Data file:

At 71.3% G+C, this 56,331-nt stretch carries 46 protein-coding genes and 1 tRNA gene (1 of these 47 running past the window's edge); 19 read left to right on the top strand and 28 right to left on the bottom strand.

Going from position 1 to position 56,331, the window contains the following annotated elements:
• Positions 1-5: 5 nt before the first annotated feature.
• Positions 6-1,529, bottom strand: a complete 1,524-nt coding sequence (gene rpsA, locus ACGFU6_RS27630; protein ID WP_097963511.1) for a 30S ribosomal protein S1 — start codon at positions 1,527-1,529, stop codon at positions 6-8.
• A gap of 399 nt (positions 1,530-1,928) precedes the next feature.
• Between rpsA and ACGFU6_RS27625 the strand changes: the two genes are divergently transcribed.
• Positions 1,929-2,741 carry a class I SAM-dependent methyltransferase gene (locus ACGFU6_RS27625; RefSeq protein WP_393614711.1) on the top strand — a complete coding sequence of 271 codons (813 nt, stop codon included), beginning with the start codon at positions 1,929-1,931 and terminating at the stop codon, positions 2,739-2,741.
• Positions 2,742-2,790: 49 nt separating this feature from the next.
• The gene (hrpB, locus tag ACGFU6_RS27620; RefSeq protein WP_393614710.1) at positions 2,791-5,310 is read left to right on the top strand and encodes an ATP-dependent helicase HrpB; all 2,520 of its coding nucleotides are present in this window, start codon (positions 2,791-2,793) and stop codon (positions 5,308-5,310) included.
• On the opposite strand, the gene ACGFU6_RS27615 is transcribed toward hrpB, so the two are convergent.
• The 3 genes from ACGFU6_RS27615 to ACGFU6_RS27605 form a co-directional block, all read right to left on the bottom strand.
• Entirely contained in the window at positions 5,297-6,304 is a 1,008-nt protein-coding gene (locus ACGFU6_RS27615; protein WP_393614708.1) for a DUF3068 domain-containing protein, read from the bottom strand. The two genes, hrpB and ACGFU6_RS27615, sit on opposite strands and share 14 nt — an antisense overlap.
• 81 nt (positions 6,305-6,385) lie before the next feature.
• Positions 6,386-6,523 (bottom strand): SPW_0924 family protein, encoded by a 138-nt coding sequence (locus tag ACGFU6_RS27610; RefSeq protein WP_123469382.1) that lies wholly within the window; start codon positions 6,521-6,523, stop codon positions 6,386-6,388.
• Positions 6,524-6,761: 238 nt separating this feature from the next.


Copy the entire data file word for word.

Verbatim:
At 71.3% G+C, this 56,331-nt stretch carries 46 protein-coding genes and 1 tRNA gene (1 of these 47 running past the window's edge); 19 read left to right on the top strand and 28 right to left on the bottom strand.

Going from position 1 to position 56,331, the window contains the following annotated elements:
• Positions 1-5: 5 nt before the first annotated feature.
• Positions 6-1,529, bottom strand: a complete 1,524-nt coding sequence (gene rpsA, locus ACGFU6_RS27630; protein ID WP_097963511.1) for a 30S ribosomal protein S1 — start codon at positions 1,527-1,529, stop codon at positions 6-8.
• A gap of 399 nt (positions 1,530-1,928) precedes the next feature.
• Between rpsA and ACGFU6_RS27625 the strand changes: the two genes are divergently transcribed.
• Positions 1,929-2,741 carry a class I SAM-dependent methyltransferase gene (locus ACGFU6_RS27625; RefSeq protein WP_393614711.1) on the top strand — a complete coding sequence of 271 codons (813 nt, stop codon included), beginning with the start codon at positions 1,929-1,931 and terminating at the stop codon, positions 2,739-2,741.
• Positions 2,742-2,790: 49 nt separating this feature from the next.
• The gene (hrpB, locus tag ACGFU6_RS27620; RefSeq protein WP_393614710.1) at positions 2,791-5,310 is read left to right on the top strand and encodes an ATP-dependent helicase HrpB; all 2,520 of its coding nucleotides are present in this window, start codon (positions 2,791-2,793) and stop codon (positions 5,308-5,310) included.
• On the opposite strand, the gene ACGFU6_RS27615 is transcribed toward hrpB, so the two are convergent.
• The 3 genes from ACGFU6_RS27615 to ACGFU6_RS27605 form a co-directional block, all read right to left on the bottom strand.
• Entirely contained in the window at positions 5,297-6,304 is a 1,008-nt protein-coding gene (locus ACGFU6_RS27615; protein WP_393614708.1) for a DUF3068 domain-containing protein, read from the bottom strand. The two genes, hrpB and ACGFU6_RS27615, sit on opposite strands and share 14 nt — an antisense overlap.
• 81 nt (positions 6,305-6,385) lie before the next feature.
• Positions 6,386-6,523 (bottom strand): SPW_0924 family protein, encoded by a 138-nt coding sequence (locus tag ACGFU6_RS27610; RefSeq protein WP_123469382.1) that lies wholly within the window; start codon positions 6,521-6,523, stop codon positions 6,386-6,388.
• Positions 6,524-6,761: 238 nt separating this feature from the next.